NINJA ON THE FARM

From the Moby Shinobi series , Vol. 1

Moby Shinobi, a young ninja, is eager to use his many skills to help Farmer Bob with his myriad chores.

Ready to kick, spin, jab, jump, and run, Moby has good intentions, but his “help” usually ends in disastrous upheaval on the farm. His flip-and-swipe method of collecting eggs leaves shards and goo all over the coop, along with some very disturbed chickens. Ninja spinning while scooping Pitchfork Pete’s hay has everyone sneezing. Jumping with pails of slop for the pigs creates a muddy mess in the pen. Seeing the results of his good intentions, Moby laments “I did my ninja best you see. / I wish there was a job for me.” Colorful digital artwork with an animation aesthetic depicts farm animals and humans alike with oversized oval eyes reflecting the astonishment caused by Moby’s actions. Readable rhyming couplets set up the action, which is captured in sequences of one-word action verbs that accompany vignettes that depict the accumulating chaos. For example, in trying to collect eggs, Moby’s “FLIP! / SWIPE!” is followed by the chickens’ “SQUAWK! / CRACK!” Readers should laugh along with the antics, empathize with Farmer Bob’s dismay, and cheer in the end when Moby’s skills finally come in handy. Moby and Farmer Bob are light-skinned; Pitchfork Pete has brown skin.

Amusing and accessible. (Early reader. 6-8)

Pub Date: Dec. 27, 2016

ISBN: 978-0-545-93537-1

Page Count: 32

Publisher: Scholastic

Review Posted Online: Sept. 19, 2016

Kirkus Reviews Issue: Oct. 1, 2016

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An effective early chapter book conveyed in a slightly overdone gag.

DEAR BEAST

Epistolary dispatches from the eternal canine/feline feud.

Simon the cat is angry. He had done a good job taking care of his boy, Andy, but now that Andy’s parents are divorced, a dog named Baxter has moved into Andy’s dad’s house. Simon believes that there isn’t enough room in Andy’s life for two furry friends, so he uses the power of the pen to get Baxter to move out. Inventively for the early-chapter-book format, the story is told in letters written back and forth; Simon’s are impeccably spelled on personalized stationery while Baxter’s spelling slowly improves through the letters he scrawls on scraps of paper. A few other animals make appearances—a puffy-lipped goldfish who for some reason punctuates her letter with “Blub…blub…” seems to be the only female character (cued through stereotypical use of eyelashes and red lipstick), and a mustachioed snail ferries the mail to and fro. White-appearing Andy is seen playing with both animals as a visual background to the text, as is his friend Noah (a dark-skinned child who perhaps should not be nicknamed “N Man”). Cat lovers will appreciate Simon’s prickliness while dog aficionados will likely enjoy Baxter’s obtuse enthusiasm, and all readers will learn about the time and patience it takes to overcome conflict and jealousy with someone you dislike.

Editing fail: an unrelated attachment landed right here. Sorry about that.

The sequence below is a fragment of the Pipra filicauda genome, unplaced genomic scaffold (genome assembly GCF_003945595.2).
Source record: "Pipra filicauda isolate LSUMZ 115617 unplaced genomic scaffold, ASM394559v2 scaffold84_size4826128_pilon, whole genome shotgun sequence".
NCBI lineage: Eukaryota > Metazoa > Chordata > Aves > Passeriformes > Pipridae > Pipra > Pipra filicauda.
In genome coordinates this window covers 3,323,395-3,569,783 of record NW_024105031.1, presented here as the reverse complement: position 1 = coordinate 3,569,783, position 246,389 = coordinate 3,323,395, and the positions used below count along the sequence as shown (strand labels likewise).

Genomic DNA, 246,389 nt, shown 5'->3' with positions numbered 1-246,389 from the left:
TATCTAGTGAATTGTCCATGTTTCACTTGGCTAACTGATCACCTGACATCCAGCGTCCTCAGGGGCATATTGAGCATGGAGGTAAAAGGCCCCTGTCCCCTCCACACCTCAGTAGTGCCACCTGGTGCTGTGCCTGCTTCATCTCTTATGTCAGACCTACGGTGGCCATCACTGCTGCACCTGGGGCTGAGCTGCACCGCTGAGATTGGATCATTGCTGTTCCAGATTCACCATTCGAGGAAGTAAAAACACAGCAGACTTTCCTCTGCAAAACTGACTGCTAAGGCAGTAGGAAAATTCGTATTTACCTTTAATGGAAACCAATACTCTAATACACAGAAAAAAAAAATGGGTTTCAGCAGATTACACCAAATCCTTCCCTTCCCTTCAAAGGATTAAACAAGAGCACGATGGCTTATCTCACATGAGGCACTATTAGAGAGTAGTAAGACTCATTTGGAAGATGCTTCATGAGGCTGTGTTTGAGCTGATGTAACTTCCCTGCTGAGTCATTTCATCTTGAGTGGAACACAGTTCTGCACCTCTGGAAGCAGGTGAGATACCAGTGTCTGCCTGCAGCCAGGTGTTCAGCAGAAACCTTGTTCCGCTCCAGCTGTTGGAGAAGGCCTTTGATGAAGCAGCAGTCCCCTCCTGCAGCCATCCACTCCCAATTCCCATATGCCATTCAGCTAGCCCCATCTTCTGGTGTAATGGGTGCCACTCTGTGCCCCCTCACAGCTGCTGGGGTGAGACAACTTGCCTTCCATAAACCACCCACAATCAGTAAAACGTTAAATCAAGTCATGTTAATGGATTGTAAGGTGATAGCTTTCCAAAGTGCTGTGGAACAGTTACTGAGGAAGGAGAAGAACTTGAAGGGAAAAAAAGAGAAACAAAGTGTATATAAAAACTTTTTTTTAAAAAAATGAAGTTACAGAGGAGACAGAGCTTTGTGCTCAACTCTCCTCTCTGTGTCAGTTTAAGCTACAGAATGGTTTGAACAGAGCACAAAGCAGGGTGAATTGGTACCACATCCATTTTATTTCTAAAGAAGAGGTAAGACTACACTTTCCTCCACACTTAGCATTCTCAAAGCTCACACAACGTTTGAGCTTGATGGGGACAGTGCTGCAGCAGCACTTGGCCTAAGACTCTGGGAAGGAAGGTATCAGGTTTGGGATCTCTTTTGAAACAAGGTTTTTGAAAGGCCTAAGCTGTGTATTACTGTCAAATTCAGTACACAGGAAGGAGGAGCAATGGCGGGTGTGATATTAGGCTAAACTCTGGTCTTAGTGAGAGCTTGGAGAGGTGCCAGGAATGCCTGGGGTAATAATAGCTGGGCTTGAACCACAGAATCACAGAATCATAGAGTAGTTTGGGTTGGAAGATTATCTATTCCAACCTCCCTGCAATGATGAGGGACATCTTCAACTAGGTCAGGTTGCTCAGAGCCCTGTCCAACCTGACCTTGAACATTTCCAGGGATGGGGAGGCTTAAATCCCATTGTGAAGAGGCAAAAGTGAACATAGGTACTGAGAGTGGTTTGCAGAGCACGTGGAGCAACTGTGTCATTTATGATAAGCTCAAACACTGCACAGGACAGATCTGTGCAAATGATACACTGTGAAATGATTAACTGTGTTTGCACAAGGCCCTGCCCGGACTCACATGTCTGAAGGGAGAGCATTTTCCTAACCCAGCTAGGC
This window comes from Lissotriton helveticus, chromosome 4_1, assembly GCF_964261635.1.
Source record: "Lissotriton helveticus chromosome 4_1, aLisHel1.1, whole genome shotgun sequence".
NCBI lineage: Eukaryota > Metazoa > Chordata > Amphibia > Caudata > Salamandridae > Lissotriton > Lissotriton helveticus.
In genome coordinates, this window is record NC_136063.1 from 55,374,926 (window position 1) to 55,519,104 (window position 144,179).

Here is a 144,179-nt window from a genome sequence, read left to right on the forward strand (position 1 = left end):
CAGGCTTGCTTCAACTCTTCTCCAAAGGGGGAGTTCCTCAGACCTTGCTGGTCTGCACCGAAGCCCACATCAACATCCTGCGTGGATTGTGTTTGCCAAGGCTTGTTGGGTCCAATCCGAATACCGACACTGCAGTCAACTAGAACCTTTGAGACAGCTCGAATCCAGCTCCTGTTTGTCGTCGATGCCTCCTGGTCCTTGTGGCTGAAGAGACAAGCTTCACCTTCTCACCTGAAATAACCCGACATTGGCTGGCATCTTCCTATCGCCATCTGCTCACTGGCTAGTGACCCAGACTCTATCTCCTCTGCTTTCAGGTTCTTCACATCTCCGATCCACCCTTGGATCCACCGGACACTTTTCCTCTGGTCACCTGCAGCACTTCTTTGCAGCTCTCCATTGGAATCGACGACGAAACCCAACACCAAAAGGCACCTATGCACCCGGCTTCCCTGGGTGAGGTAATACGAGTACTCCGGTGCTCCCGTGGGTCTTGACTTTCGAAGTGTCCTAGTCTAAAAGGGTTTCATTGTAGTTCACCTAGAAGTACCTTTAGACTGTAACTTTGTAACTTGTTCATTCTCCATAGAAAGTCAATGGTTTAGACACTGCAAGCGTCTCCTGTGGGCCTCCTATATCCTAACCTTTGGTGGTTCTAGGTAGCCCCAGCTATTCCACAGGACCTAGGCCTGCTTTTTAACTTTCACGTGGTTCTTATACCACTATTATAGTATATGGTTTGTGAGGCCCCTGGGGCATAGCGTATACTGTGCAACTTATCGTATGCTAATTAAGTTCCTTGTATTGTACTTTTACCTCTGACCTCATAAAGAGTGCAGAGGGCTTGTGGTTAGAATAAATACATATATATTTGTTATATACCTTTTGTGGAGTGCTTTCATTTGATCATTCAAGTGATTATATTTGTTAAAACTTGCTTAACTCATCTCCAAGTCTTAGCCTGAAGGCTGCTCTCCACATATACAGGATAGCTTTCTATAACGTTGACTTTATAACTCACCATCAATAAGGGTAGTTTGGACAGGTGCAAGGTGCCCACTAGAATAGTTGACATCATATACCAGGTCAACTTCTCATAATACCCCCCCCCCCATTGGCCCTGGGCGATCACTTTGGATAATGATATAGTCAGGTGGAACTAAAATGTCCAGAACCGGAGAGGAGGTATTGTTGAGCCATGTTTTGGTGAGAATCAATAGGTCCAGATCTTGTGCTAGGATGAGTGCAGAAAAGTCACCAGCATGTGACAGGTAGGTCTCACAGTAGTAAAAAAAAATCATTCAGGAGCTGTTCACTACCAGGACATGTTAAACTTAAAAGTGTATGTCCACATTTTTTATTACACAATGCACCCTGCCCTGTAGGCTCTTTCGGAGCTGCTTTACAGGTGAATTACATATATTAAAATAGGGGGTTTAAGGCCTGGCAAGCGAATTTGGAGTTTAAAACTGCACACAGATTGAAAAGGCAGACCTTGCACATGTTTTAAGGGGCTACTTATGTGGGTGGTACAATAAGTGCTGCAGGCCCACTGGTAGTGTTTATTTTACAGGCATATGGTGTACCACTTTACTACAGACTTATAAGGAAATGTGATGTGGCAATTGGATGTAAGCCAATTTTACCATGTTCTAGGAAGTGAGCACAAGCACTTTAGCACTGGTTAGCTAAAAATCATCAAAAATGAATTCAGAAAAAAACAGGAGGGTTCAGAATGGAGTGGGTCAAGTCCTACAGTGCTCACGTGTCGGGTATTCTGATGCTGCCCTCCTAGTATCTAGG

An effective early chapter book conveyed in a slightly overdone gag. (Fiction. 6-8)

Pub Date: May 12, 2020

ISBN: 978-0-8234-4492-2

Page Count: 80

Publisher: Holiday House

Review Posted Online: Jan. 21, 2020

Kirkus Reviews Issue: Feb. 15, 2020

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Superficially appealing; much less so upon closer examination.

TOO MANY CARROTS

When Rabbit’s unbridled mania for collecting carrots leaves him unable to sleep in his cozy burrow, other animals offer to put him up.

But to Rabbit, their homes are just more storage space for carrots: Tortoise’s overstuffed shell cracks open; the branch breaks beneath Bird’s nest; Squirrel’s tree trunk topples over; and Beaver’s bulging lodge collapses at the first rainstorm. Impelled by guilt and the epiphany that “carrots weren’t for collecting—they were for SHARING!” Rabbit invites his newly homeless friends into his intact, and inexplicably now-roomy, burrow for a crunchy banquet. This could be read (with some effort) as a lightly humorous fable with a happy ending, and Hudson’s depictions of carrot-strewn natural scenes, of Rabbit as a plush bunny, and of the other animals as, at worst, mildly out of sorts support that take. Still, the insistent way Rabbit keeps forcing himself on his friends and the magnitude of the successive disasters may leave even less-reflective readers disturbed. Moreover, as Rabbit is never seen actually eating a carrot, his stockpiling looks a lot like the sort of compulsive hoarding that, in humans, is regarded as a mental illness.

Superficially appealing; much less so upon closer examination. (Picture book. 6-8)

Pub Date: Feb. 11, 2016

ISBN: 978-1-62370-638-8

Page Count: 32

Publisher: Capstone Young Readers

Review Posted Online: Dec. 8, 2015

Kirkus Reviews Issue: Dec. 15, 2015

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